Saturday, September 17, 2011

Charles Dickens' Chocolate Pudding

From Household Words, 1881-

Easy Peasy. First I assembled the ingredients- 

                3 eggs, separated 

          .25 LB of sugar
And then Schweitzer's Cocoatina? 

Yeah. They don't make that anymore. I just used what I had on hand. 

          "Since 1894". We're in the right ballpark.

I brought a pint of milk to boil and added the half pound of stale bread.

As per Dickens' instructions, I cooked it until it became a thick paste and then added the butter, sugar, cocoa, vanilla, and eggs. 

I poured it into the greased baking dish, and guessed at the oven temp, setting it at 375. 
As it baked, I was shocked at the scent emitting from the kitchen. It was pleasant, like brownies. This was a completely unexpected development. *Insert Great Expectations double entendre here*. After 45 minutes, I pulled it out of the oven.

Slice and serve.

I tastes better than it looks, but not by much. It doesn't taste bad, it just doesn't taste like much of anything. It's sweet, and very mildly chocolaty, but it lacks any depth or complexity. Overall, it's pretty bland. The plainest hot chocolate would probably be more satisfying. The texture is a cross between a fallen soufflĂ© and a brownie that hasn't been properly mixed. It's not unpleasant, just unusual. Johnny Murder says, "It was very off-pudding." Ha. 

I rate this recipe- 
4 Great Expectations for cooking instructions
2 David Copperfields for taste 
Resulting in a composite score of 3 Oliver Twists.  

Charles Dickens' Gruel

Johnny Mumbles Presents: Charles Dickens' Gruel (From Household Words, 1881)

 Being my first attempt at gruel and wanting to produce a preparation of the highest quality, I investigated some alternate recipes before beginning. In doing so, I discovered the following: 
Hooper, Mary. Cookery for Invalids: Persons of Delicate Digestion, and for Children. London: H.S. King, 1876.

Evidently, Mr. Dickens needs to learn about attribution.

                                                              Lancet, volume 1, 1853.

Obtaining the right groats was difficult, I really wanted to purchase the proper Robinson's Embden groats or even Robinson's patent groats, unfortunately neither are available. Instead I settled with McCann's whole grain oats.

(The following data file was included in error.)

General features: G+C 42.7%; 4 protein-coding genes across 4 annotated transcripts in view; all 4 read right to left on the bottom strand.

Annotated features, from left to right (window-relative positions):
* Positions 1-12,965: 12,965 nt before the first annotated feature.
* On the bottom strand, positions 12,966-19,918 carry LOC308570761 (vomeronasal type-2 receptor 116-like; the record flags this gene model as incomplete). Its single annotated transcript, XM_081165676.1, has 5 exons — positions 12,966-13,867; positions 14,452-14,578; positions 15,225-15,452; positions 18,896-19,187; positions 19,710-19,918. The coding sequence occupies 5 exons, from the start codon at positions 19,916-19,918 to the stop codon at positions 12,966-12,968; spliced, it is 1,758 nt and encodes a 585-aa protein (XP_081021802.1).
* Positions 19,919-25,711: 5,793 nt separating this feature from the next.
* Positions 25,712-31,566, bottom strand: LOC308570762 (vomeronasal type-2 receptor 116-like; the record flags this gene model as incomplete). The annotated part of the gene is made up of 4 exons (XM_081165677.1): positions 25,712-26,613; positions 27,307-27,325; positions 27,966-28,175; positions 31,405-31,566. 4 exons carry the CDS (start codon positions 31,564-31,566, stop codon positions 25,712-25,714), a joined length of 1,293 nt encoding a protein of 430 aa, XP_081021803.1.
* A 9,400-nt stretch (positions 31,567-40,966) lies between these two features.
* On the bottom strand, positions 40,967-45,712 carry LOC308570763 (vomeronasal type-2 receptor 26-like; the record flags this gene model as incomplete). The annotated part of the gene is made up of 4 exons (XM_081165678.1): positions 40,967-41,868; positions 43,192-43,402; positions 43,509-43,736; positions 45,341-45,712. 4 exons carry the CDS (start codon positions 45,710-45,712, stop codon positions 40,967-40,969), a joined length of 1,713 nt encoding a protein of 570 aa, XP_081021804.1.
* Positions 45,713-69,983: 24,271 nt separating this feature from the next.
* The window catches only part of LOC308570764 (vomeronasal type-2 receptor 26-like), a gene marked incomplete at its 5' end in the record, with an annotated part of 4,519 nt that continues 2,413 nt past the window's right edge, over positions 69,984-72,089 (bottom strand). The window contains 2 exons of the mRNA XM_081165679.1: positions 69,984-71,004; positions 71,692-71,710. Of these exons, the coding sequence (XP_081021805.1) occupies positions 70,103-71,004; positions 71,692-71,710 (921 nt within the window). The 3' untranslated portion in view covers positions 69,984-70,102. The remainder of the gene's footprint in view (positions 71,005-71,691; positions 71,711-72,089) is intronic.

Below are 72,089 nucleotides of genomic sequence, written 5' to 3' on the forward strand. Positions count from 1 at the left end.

Following the instructions exactly, 1 quart water, two ounces groats. 
(Two ounces of McCann's is slightly more than 1/3 of a cup)

Gently boil and stir for four hours.

                                                                    After one hour. 

                                                                    After 3 hours.

I added approximately one cup of water per hour to prevent scorching.

Lacking a "Hair sieve" I used a mesh sieve to isolate the gruel from the groat.

Be sure and use two spoons as per the instructions to avoid contaminating your gruel with groat.

                                                               Whisk until creamy.

                                                                      And Serve.

Being a purist I ate my gruel without any accouterments, but I think that the addition of just about anything could improve the flavor tremendously.

In grading:

5 Martin Chuzzelewit's for ease of recipe.
3 David Copperfield's for flavor.

With an overall score of:

6 Edwin Drood's.

Friday, September 16, 2011

Charles Dickens' Bread Soup

From Household Words, 1881-

Despite soups being so troublesome, I decided to go ahead and give Charlie's Bread Soup a whirl. 

This looked fairly easy. Johnny Murder picked up the ingredients and I started chopping. 

Four onions, two turnips, and one celery stalk. 

One pound of sourdough* bread.

I was a little worried, because when I set the water to boil and added the veggies, the water barely covered the veggies. 

Within ten minutes, my eyes were filled with tears from the scent of boiling onions. I opened all the windows while cursing Charlie.

I let the veggies boil until tender, and then added a quart of meat liquor (stock?) and the hunks of bread. I stirred and let boil gently for 20 minutes. 

This is what happened.

Dear Lord.